It’s ironic that “Divergent” encouraged its viewers to stand out from the crowd when the film was so clearly trying to be like “The Hunger Games.” For what it was, “Divergent” at least had some striking visuals and a likable central character. “Insurgent” is another good-looking, well-acted entry to the series. The problem is that this sequel doesn’t just feel like more or less of what we already got in “Hunger Games.” It feels like a retread of the previous “Divergent” picture too.
Shailene Woodley is back as Tris Prior, a Divergent who’s been singled out in a society separated into five factions that only diehard fans of Veronica Roth’s novels can remember by name. She’s still on the run with her much older boyfriend Four, played by Theo James. They find an ally in Four’s estranged mother (Naomi Watts), who wants to start a rebellion against the corrupt Erudite faction. Oh yeah, because we don’t have nearly enough young adult adaptations about teenagers fighting the big, bad government. What the rebels don’t know is that Jeanine, the Erudite leader once again portrayed by Kate Winslet, has come into possession of a mysterious box that can only be opened by a pure Divergent. Gee, wonder who that could be?
Woodley is one of our most promising up-and-coming actresses and one of the few people on the planet who can pull off a pixie cut. Although she’s not given an extraordinary character to work with on paper, Woodley does bring a great deal sympathy, depth, and strength to the role. Her chemistry with James still isn’t anything breathtaking, but we fortunately don’t have to sit through any love triangles or will they/won’t they tension. The supporting cast additionally does fine work with Miles Teller as Tris’ rival Peter, who keeps switching sides, and Ansel Elgort as Tris’ brother Caleb, who also keeps switching sides. Sadly, they’re all stuck in a meandering story.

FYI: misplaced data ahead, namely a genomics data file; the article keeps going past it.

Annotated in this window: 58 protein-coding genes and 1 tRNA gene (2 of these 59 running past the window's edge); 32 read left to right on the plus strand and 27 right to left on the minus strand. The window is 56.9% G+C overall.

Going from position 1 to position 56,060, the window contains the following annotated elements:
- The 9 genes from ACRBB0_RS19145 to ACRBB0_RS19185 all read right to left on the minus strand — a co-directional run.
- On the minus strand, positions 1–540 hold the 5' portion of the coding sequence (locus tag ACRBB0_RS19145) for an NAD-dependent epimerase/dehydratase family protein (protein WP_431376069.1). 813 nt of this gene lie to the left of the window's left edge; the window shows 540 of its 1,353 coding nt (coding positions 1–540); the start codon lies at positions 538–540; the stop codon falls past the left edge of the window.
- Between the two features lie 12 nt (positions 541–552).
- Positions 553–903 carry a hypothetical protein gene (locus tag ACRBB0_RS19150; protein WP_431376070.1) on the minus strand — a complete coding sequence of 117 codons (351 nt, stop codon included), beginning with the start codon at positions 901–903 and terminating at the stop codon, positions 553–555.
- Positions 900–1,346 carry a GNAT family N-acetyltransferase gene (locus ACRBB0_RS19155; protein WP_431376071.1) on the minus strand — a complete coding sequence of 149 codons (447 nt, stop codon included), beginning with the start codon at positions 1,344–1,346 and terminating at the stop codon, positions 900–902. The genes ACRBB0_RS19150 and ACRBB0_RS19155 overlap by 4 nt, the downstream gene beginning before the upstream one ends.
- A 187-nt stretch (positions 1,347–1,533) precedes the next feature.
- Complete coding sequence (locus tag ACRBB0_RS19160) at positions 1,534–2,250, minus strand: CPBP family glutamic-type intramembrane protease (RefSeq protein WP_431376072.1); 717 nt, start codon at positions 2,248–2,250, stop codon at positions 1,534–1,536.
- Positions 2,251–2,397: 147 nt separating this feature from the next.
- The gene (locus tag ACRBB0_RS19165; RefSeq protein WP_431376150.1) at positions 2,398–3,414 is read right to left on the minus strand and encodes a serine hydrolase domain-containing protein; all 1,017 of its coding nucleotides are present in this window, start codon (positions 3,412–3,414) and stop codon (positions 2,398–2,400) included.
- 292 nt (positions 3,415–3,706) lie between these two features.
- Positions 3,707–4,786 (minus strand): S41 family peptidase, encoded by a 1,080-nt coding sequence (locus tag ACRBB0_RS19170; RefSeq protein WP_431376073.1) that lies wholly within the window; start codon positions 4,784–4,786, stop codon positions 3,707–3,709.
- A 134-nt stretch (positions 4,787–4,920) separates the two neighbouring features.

Most of “Insurgent” simply comes off as filler until next time. The same could be about “Mockingjay – Part 1,” but the filler in that film did make leeway for some strong character development and political commentary. Here, you’re constantly waiting for the plot to take off when matters just keep going back and forth. There are so many pointless scenes, most of which come in the form of dream sequences that give the climax of “Breaking Dawn – Part Two” a run for its money. Even the virtual reality action set pieces, while exquisitely rendered, can get old rather quickly. At nearly two hours long, “Insurgent” easily could have been cut down to forty-five minutes.
It’d almost be worth sitting through the more redundant parts if the ending were full of shocking revelations. Without giving too much away, though, the big reveal is no different from the endgame twist we got in “Maze Runner.” Exactly how many other books can this franchise rip-off? Nevertheless, the film’s conclusion does leave things open for some potentially intriguing further adventures. Seeing how the narrative is already starting to feel dragged out, however, it’s hard to get especially excited about the next two chapters. If this series really wants to stand out from the crowd, maybe it should just produce one more sequel and bring back traditional movie trilogies.
Nick Spake is a graduate of Arizona State University. He has been working as a film critic for the past ten years, reviewing movies on his website, NickPicksFlicks.com.